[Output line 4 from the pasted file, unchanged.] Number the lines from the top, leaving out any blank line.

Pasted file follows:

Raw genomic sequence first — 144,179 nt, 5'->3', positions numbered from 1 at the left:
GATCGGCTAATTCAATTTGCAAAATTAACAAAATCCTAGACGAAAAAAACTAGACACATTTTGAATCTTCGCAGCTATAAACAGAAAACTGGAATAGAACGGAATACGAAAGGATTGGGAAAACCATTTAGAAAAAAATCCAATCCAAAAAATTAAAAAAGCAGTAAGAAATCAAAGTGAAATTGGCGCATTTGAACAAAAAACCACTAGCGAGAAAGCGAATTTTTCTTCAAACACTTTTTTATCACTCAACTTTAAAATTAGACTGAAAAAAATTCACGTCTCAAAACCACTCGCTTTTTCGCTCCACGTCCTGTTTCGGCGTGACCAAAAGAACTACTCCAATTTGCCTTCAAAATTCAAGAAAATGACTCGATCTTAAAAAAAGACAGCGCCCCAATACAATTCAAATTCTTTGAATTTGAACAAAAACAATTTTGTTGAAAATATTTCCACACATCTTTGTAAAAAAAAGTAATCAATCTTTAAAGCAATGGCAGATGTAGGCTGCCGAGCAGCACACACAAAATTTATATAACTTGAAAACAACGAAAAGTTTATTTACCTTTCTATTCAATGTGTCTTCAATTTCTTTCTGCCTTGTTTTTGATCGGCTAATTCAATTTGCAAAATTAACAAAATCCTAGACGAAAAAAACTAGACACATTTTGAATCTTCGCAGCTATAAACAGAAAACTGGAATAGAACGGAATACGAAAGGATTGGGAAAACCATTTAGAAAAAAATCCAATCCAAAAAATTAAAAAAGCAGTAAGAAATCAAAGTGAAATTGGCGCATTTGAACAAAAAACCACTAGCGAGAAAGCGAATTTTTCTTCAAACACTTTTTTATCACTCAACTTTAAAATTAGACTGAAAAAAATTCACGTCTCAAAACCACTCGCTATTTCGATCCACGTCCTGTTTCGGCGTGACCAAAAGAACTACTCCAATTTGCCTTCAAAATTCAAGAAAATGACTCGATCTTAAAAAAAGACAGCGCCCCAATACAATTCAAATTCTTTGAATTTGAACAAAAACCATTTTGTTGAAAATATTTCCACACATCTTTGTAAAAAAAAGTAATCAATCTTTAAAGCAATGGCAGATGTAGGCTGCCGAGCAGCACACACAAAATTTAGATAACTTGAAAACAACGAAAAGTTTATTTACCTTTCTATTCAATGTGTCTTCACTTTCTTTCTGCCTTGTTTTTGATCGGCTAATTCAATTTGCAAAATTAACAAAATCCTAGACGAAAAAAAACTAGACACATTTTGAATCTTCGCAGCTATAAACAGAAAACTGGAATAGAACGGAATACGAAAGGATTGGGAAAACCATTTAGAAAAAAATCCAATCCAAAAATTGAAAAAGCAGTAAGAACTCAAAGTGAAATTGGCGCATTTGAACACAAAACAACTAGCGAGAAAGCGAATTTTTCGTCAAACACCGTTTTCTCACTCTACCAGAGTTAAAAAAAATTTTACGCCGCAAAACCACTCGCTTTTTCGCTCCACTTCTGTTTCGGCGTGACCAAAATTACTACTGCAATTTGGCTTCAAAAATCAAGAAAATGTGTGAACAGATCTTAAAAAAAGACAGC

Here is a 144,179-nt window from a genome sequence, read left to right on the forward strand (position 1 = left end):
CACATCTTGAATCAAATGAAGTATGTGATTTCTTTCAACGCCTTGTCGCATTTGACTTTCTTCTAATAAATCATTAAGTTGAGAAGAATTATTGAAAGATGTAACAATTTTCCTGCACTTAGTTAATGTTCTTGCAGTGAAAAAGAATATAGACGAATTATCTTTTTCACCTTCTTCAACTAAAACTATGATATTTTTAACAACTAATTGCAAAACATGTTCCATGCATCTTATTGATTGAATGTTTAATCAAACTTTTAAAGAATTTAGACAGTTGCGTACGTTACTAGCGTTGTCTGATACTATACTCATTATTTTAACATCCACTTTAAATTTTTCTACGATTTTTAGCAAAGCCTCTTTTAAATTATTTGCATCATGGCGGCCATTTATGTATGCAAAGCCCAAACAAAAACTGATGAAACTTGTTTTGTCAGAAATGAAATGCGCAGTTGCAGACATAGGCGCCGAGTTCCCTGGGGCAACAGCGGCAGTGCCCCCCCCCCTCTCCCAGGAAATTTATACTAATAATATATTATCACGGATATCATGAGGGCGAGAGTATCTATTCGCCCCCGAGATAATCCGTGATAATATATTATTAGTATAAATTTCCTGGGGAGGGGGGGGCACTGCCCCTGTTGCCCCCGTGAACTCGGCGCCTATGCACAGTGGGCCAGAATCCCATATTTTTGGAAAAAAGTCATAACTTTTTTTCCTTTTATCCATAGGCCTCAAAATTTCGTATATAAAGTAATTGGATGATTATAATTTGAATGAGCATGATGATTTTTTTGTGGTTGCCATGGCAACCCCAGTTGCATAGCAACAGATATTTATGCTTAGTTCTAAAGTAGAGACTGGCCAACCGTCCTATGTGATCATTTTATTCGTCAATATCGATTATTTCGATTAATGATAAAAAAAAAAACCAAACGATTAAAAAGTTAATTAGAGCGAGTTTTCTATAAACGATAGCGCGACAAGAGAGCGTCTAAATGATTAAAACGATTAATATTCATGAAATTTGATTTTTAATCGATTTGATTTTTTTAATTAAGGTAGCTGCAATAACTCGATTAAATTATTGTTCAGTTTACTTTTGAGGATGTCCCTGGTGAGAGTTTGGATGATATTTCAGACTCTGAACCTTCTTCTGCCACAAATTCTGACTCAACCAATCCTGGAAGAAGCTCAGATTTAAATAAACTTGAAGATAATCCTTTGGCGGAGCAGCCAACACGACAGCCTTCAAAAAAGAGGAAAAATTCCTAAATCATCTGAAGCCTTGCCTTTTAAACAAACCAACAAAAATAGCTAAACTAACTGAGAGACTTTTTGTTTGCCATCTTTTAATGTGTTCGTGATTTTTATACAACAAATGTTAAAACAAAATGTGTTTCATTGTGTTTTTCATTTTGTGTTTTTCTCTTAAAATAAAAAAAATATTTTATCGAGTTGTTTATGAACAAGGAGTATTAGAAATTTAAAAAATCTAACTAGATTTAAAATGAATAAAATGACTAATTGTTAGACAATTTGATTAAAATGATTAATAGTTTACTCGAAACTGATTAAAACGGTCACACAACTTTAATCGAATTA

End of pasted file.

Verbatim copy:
CACATCTTGAATCAAATGAAGTATGTGATTTCTTTCAACGCCTTGTCGCATTTGACTTTCTTCTAATAAATCATTAAGTTGAGAAGAATTATTGAAAGATGTAACAATTTTCCTGCACTTAGTTAATGTTCTTGCAGTGAAAAAGAATATAGACGAATTATCTTTTTCACCTTCTTCAACTAAAACTATGATATTTTTAACAACTAATTGCAAAACATGTTCCATGCATCTTATTGATTGAATGTTTAATCAAACTTTTAAAGAATTTAGACAGTTGCGTACGTTACTAGCGTTGTCTGATACTATACTCATTATTTTAACATCCACTTTAAATTTTTCTACGATTTTTAGCAAAGCCTCTTTTAAATTATTTGCATCATGGCGGCCATTTATGTATGCAAAGCCCAAACAAAAACTGATGAAACTTGTTTTGTCAGAAATGAAATGCGCAGTTGCAGACATAGGCGCCGAGTTCCCTGGGGCAACAGCGGCAGTGCCCCCCCCCCTCTCCCAGGAAATTTATACTAATAATATATTATCACGGATATCATGAGGGCGAGAGTATCTATTCGCCCCCGAGATAATCCGTGATAATATATTATTAGTATAAATTTCCTGGGGAGGGGGGGGCACTGCCCCTGTTGCCCCCGTGAACTCGGCGCCTATGCACAGTGGGCCAGAATCCCATATTTTTGGAAAAAAGTCATAACTTTTTTTCCTTTTATCCATAGGCCTCAAAATTTCGTATATAAAGTAATTGGATGATTATAATTTGAATGAGCATGATGATTTTTTTGTGGTTGCCATGGCAACCCCAGTTGCATAGCAACAGATATTTATGCTTAGTTCTAAAGTAGAGACTGGCCAACCGTCCTATGTGATCATTTTATTCGTCAATATCGATTATTTCGATTAATGATAAAAAAAAAAACCAAACGATTAAAAAGTTAATTAGAGCGAGTTTTCTATAAACGATAGCGCGACAAGAGAGCGTCTAAATGATTAAAACGATTAATATTCATGAAATTTGATTTTTAATCGATTTGATTTTTTTAATTAAGGTAGCTGCAATAACTCGATTAAATTATTGTTCAGTTTACTTTTGAGGATGTCCCTGGTGAGAGTTTGGATGATATTTCAGACTCTGAACCTTCTTCTGCCACAAATTCTGACTCAACCAATCCTGGAAGAAGCTCAGATTTAAATAAACTTGAAGATAATCCTTTGGCGGAGCAGCCAACACGACAGCCTTCAAAAAAGAGGAAAAATTCCTAAATCATCTGAAGCCTTGCCTTTTAAACAAACCAACAAAAATAGCTAAACTAACTGAGAGACTTTTTGTTTGCCATCTTTTAATGTGTTCGTGATTTTTATACAACAAATGTTAAAACAAAATGTGTTTCATTGTGTTTTTCATTTTGTGTTTTTCTCTTAAAATAAAAAAAATATTTTATCGAGTTGTTTATGAACAAGGAGTATTAGAAATTTAAAAAATCTAACTAGATTTAAAATGAATAAAATGACTAATTGTTAGACAATTTGATTAAAATGATTAATAGTTTACTCGAAACTGATTAAAACGGTCACACAACTTTAATCGAATTA